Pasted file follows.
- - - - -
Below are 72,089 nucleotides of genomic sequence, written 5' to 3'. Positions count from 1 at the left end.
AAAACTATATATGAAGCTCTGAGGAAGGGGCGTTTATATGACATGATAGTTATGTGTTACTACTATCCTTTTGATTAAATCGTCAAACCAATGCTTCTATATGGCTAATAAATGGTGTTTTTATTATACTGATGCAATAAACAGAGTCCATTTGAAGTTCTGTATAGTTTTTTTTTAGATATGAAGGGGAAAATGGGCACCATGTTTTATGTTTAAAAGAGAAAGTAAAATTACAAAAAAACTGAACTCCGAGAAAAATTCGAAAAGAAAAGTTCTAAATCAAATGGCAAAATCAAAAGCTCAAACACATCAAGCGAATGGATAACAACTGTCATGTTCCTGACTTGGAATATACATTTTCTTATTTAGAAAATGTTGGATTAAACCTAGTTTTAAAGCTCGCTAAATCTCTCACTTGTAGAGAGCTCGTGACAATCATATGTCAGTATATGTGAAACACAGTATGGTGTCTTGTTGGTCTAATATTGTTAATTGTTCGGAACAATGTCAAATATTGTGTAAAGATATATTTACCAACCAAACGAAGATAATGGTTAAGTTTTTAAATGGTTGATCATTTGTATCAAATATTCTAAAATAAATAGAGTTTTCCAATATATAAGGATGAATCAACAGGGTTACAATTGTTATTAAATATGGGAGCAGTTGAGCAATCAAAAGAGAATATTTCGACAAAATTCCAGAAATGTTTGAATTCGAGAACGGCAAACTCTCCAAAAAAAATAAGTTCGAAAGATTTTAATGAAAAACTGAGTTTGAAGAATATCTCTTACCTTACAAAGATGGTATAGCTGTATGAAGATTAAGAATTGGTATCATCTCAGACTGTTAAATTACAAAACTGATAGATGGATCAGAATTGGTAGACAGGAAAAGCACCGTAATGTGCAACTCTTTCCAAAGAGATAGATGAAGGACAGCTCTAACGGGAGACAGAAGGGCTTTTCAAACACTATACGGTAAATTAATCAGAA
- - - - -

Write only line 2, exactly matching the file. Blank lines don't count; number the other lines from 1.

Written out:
AAAACTATATATGAAGCTCTGAGGAAGGGGCGTTTATATGACATGATAGTTATGTGTTACTACTATCCTTTTGATTAAATCGTCAAACCAATGCTTCTATATGGCTAATAAATGGTGTTTTTATTATACTGATGCAATAAACAGAGTCCATTTGAAGTTCTGTATAGTTTTTTTTTAGATATGAAGGGGAAAATGGGCACCATGTTTTATGTTTAAAAGAGAAAGTAAAATTACAAAAAAACTGAACTCCGAGAAAAATTCGAAAAGAAAAGTTCTAAATCAAATGGCAAAATCAAAAGCTCAAACACATCAAGCGAATGGATAACAACTGTCATGTTCCTGACTTGGAATATACATTTTCTTATTTAGAAAATGTTGGATTAAACCTAGTTTTAAAGCTCGCTAAATCTCTCACTTGTAGAGAGCTCGTGACAATCATATGTCAGTATATGTGAAACACAGTATGGTGTCTTGTTGGTCTAATATTGTTAATTGTTCGGAACAATGTCAAATATTGTGTAAAGATATATTTACCAACCAAACGAAGATAATGGTTAAGTTTTTAAATGGTTGATCATTTGTATCAAATATTCTAAAATAAATAGAGTTTTCCAATATATAAGGATGAATCAACAGGGTTACAATTGTTATTAAATATGGGAGCAGTTGAGCAATCAAAAGAGAATATTTCGACAAAATTCCAGAAATGTTTGAATTCGAGAACGGCAAACTCTCCAAAAAAAATAAGTTCGAAAGATTTTAATGAAAAACTGAGTTTGAAGAATATCTCTTACCTTACAAAGATGGTATAGCTGTATGAAGATTAAGAATTGGTATCATCTCAGACTGTTAAATTACAAAACTGATAGATGGATCAGAATTGGTAGACAGGAAAAGCACCGTAATGTGCAACTCTTTCCAAAGAGATAGATGAAGGACAGCTCTAACGGGAGACAGAAGGGCTTTTCAAACACTATACGGTAAATTAATCAGAA